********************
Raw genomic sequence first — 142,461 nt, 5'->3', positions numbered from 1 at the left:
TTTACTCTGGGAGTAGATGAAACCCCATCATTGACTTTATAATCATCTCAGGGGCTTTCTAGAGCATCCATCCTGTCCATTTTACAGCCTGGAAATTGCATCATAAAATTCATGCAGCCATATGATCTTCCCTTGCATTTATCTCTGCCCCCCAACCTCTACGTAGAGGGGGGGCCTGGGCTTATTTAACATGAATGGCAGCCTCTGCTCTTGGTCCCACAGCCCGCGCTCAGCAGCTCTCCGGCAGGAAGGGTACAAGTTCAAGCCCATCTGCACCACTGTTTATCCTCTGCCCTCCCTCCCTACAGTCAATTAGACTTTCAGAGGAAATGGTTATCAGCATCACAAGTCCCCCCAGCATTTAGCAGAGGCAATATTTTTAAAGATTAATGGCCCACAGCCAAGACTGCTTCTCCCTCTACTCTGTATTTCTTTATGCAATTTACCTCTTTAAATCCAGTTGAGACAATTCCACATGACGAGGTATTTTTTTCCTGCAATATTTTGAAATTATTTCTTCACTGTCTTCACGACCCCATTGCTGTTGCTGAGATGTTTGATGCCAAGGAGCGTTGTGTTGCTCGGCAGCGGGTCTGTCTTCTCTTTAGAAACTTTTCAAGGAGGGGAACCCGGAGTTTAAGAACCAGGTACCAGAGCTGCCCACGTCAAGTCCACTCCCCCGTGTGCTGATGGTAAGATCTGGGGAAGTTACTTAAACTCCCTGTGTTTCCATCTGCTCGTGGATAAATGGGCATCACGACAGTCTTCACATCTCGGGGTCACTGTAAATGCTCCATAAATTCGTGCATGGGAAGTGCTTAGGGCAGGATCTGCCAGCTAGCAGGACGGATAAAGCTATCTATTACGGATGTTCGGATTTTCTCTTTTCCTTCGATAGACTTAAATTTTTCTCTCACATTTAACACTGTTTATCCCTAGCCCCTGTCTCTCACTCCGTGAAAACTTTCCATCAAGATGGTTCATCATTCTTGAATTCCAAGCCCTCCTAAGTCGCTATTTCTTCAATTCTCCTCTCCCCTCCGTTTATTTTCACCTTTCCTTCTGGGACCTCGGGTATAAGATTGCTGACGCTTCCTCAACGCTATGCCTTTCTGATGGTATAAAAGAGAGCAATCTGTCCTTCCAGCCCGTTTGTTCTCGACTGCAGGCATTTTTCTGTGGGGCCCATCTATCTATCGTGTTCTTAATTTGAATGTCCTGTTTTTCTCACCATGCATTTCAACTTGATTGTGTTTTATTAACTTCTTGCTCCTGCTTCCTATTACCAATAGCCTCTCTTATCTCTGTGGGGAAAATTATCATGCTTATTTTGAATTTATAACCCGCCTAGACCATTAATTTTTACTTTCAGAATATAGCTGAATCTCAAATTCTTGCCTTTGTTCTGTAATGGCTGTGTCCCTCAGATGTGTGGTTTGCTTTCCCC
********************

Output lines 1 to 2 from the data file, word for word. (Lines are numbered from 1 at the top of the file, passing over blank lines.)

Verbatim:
Raw genomic sequence first — 142,461 nt, 5'->3', positions numbered from 1 at the left:
TTTACTCTGGGAGTAGATGAAACCCCATCATTGACTTTATAATCATCTCAGGGGCTTTCTAGAGCATCCATCCTGTCCATTTTACAGCCTGGAAATTGCATCATAAAATTCATGCAGCCATATGATCTTCCCTTGCATTTATCTCTGCCCCCCAACCTCTACGTAGAGGGGGGGCCTGGGCTTATTTAACATGAATGGCAGCCTCTGCTCTTGGTCCCACAGCCCGCGCTCAGCAGCTCTCCGGCAGGAAGGGTACAAGTTCAAGCCCATCTGCACCACTGTTTATCCTCTGCCCTCCCTCCCTACAGTCAATTAGACTTTCAGAGGAAATGGTTATCAGCATCACAAGTCCCCCCAGCATTTAGCAGAGGCAATATTTTTAAAGATTAATGGCCCACAGCCAAGACTGCTTCTCCCTCTACTCTGTATTTCTTTATGCAATTTACCTCTTTAAATCCAGTTGAGACAATTCCACATGACGAGGTATTTTTTTCCTGCAATATTTTGAAATTATTTCTTCACTGTCTTCACGACCCCATTGCTGTTGCTGAGATGTTTGATGCCAAGGAGCGTTGTGTTGCTCGGCAGCGGGTCTGTCTTCTCTTTAGAAACTTTTCAAGGAGGGGAACCCGGAGTTTAAGAACCAGGTACCAGAGCTGCCCACGTCAAGTCCACTCCCCCGTGTGCTGATGGTAAGATCTGGGGAAGTTACTTAAACTCCCTGTGTTTCCATCTGCTCGTGGATAAATGGGCATCACGACAGTCTTCACATCTCGGGGTCACTGTAAATGCTCCATAAATTCGTGCATGGGAAGTGCTTAGGGCAGGATCTGCCAGCTAGCAGGACGGATAAAGCTATCTATTACGGATGTTCGGATTTTCTCTTTTCCTTCGATAGACTTAAATTTTTCTCTCACATTTAACACTGTTTATCCCTAGCCCCTGTCTCTCACTCCGTGAAAACTTTCCATCAAGATGGTTCATCATTCTTGAATTCCAAGCCCTCCTAAGTCGCTATTTCTTCAATTCTCCTCTCCCCTCCGTTTATTTTCACCTTTCCTTCTGGGACCTCGGGTATAAGATTGCTGACGCTTCCTCAACGCTATGCCTTTCTGATGGTATAAAAGAGAGCAATCTGTCCTTCCAGCCCGTTTGTTCTCGACTGCAGGCATTTTTCTGTGGGGCCCATCTATCTATCGTGTTCTTAATTTGAATGTCCTGTTTTTCTCACCATGCATTTCAACTTGATTGTGTTTTATTAACTTCTTGCTCCTGCTTCCTATTACCAATAGCCTCTCTTATCTCTGTGGGGAAAATTATCATGCTTATTTTGAATTTATAACCCGCCTAGACCATTAATTTTTACTTTCAGAATATAGCTGAATCTCAAATTCTTGCCTTTGTTCTGTAATGGCTGTGTCCCTCAGATGTGTGGTTTGCTTTCCCC